"Working with him has been a real blessing in my life," she says. "Father John radiates God in what he does and who he is. He's a real sign of the presence of God among us."

Father John was what attracted Campus Ministry president Jill Cote '06 the most when she was considering colleges. Once she arrived, his example motivated her to change her major to theology.

"He has inspired me that no endeavor is too great if it brings you closer to God," she says. "I've seen people cry at Mass during his message - it always speaks to right where we are in our lives and what we're going through."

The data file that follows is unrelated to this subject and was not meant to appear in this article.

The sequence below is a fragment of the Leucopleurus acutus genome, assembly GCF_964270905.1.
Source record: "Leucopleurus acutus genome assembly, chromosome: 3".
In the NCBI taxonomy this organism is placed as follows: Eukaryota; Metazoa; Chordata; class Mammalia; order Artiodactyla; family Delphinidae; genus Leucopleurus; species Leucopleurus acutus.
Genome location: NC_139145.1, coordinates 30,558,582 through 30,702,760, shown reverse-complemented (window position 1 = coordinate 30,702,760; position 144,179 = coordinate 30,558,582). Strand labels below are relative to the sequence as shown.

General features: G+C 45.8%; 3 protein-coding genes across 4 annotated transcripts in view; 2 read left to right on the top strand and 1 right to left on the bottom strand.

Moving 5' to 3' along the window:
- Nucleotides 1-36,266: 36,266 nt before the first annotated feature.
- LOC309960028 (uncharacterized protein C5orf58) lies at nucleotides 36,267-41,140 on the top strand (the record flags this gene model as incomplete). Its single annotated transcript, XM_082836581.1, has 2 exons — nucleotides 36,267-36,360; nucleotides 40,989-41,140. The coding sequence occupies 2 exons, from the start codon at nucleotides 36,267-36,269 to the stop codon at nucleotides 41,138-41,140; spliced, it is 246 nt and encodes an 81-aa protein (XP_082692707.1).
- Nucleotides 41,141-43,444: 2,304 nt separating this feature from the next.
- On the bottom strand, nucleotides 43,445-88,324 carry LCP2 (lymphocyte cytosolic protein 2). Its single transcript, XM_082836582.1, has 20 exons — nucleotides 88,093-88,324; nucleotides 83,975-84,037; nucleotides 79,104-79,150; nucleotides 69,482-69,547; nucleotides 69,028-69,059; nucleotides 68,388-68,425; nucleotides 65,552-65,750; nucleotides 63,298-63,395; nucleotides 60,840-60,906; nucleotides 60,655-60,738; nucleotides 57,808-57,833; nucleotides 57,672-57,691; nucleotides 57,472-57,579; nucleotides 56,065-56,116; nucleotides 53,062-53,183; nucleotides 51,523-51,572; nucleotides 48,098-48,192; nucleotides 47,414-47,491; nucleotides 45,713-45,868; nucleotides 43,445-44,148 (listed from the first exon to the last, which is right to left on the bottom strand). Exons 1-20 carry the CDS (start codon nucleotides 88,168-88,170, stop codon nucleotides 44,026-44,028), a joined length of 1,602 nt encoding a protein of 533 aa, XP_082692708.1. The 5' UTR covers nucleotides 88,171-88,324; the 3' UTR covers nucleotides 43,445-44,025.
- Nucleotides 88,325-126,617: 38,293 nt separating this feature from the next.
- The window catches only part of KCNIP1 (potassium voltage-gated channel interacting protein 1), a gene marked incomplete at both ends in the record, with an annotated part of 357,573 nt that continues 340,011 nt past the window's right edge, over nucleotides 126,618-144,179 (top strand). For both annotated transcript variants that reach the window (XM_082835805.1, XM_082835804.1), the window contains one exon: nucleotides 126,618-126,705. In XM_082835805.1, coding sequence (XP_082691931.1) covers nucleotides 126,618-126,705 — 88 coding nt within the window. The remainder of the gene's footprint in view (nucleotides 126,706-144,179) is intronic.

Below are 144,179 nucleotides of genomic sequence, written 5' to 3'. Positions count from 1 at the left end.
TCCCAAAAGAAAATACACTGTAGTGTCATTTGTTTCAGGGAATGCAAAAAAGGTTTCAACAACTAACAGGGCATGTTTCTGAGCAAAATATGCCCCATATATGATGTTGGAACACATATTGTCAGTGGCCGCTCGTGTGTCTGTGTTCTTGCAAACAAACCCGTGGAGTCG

Another admirer of Father John's messages, Dean of Students Michael Connolly appreciates their simplicity and practicality.

"He's a very good homilist," he says. "He's able to take the message of the Gospel and break it down into concrete examples for the average person."

Surrounded by the knickknacks that have turned his tiny office into a vibrant, whimsical space, Father John's eyes get a little misty as he considers leaving the place he's called home these past nine years. And, characteristically, he makes light of his accomplishments and his routine.

"Really and truly, it's about showing up," he says. "That's it ... showing up with a helpful, hopeful attitude. That's all I do - it's simple."

But for those he's touched through the years with his candor and his compassion, his intensity and his laughter, his showing up at Saint Joseph's College has been far more than simply helpful or hopeful. It's been a tremendous blessing.

by Peggy Roberts